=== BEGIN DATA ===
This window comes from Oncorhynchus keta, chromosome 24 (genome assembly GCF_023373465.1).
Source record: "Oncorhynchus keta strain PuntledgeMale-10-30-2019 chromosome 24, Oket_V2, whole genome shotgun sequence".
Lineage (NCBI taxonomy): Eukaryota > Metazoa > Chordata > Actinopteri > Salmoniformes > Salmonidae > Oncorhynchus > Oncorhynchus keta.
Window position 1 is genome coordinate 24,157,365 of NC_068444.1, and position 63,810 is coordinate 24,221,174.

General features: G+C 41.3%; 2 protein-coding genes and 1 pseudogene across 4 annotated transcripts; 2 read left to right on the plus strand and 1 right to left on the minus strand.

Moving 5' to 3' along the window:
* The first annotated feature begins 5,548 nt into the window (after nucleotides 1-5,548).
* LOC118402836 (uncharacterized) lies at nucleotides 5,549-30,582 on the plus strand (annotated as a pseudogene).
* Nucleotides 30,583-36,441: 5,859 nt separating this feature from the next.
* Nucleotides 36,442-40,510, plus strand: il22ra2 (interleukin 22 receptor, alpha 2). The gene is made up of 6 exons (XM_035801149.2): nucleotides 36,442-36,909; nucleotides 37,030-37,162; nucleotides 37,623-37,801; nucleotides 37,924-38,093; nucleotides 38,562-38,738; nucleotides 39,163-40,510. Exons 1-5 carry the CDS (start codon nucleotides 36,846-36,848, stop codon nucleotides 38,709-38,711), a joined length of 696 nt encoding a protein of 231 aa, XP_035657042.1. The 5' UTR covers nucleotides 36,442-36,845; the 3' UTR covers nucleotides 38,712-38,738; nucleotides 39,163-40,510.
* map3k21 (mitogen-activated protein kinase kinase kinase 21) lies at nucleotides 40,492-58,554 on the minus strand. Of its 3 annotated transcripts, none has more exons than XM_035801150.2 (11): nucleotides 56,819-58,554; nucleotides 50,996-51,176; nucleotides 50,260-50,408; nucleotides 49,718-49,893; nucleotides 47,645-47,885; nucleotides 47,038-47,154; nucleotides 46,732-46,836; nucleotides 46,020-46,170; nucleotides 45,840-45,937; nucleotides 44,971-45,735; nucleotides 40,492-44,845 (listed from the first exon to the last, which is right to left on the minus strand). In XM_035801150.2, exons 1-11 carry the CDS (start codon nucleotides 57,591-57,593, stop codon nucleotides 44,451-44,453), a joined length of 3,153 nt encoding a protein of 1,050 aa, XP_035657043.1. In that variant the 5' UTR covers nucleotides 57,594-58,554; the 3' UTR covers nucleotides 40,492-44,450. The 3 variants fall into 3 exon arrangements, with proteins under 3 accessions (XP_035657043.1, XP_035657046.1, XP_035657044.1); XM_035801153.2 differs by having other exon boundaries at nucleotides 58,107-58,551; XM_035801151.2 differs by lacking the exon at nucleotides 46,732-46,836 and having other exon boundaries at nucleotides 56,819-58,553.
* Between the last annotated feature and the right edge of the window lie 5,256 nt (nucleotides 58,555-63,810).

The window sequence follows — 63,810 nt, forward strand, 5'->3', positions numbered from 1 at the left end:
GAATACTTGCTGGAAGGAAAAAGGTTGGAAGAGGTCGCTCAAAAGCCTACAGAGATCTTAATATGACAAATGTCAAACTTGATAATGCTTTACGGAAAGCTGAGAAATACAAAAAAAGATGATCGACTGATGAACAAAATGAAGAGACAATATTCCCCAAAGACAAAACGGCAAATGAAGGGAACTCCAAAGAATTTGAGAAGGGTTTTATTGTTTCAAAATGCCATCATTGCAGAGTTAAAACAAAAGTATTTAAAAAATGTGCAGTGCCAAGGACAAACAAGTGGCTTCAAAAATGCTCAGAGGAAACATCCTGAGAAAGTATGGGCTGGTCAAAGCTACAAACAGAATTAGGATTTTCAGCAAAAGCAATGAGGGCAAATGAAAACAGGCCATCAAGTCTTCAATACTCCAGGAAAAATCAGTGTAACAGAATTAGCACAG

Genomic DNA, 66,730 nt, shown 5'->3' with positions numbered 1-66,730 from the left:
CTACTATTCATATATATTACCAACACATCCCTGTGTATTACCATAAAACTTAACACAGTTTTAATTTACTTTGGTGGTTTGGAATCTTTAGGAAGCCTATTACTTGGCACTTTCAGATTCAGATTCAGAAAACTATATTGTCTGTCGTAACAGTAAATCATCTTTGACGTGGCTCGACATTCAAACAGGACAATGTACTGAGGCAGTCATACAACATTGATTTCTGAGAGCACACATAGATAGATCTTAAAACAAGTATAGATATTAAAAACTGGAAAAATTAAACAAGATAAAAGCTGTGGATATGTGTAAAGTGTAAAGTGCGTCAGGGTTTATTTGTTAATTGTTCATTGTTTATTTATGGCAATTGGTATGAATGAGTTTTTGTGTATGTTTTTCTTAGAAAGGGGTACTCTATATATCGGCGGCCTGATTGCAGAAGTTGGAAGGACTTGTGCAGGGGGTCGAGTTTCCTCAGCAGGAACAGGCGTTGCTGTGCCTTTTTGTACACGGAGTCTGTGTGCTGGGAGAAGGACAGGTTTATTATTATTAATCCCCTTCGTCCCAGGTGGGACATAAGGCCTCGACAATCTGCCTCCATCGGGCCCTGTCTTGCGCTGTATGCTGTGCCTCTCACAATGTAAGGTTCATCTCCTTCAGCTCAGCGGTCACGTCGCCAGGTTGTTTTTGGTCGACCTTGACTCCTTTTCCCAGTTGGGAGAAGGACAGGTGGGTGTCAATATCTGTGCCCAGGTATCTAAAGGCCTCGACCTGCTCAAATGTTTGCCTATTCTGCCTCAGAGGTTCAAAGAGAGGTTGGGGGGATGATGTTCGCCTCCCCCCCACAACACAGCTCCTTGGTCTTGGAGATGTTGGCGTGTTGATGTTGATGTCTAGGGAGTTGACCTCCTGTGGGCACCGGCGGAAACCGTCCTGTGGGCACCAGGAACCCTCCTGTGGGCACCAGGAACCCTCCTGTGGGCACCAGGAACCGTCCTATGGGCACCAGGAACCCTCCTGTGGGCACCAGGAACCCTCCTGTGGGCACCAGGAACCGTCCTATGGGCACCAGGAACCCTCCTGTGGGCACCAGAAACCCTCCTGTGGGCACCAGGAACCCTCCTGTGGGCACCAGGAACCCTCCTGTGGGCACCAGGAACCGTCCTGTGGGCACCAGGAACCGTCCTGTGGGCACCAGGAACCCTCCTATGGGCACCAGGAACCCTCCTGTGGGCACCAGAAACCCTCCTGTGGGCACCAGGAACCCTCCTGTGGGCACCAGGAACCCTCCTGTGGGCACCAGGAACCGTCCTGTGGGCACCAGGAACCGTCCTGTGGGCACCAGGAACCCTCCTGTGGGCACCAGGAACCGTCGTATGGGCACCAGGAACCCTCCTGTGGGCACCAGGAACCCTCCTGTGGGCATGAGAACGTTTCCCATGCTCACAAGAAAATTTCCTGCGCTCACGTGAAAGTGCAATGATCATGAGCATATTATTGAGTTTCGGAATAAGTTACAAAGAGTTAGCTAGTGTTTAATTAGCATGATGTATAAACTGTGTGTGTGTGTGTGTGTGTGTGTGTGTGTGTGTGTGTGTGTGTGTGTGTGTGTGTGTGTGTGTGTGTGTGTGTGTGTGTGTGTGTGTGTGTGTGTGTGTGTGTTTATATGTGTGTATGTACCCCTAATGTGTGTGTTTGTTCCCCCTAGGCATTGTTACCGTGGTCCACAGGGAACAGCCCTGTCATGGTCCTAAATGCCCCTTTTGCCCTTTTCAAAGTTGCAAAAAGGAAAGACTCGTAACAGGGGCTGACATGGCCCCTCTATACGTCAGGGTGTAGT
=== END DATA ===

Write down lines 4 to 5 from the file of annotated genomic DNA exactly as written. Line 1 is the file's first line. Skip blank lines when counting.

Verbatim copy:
Window position 1 is genome coordinate 24,157,365 of NC_068444.1, and position 63,810 is coordinate 24,221,174.

General features: G+C 41.3%; 2 protein-coding genes and 1 pseudogene across 4 annotated transcripts; 2 read left to right on the plus strand and 1 right to left on the minus strand.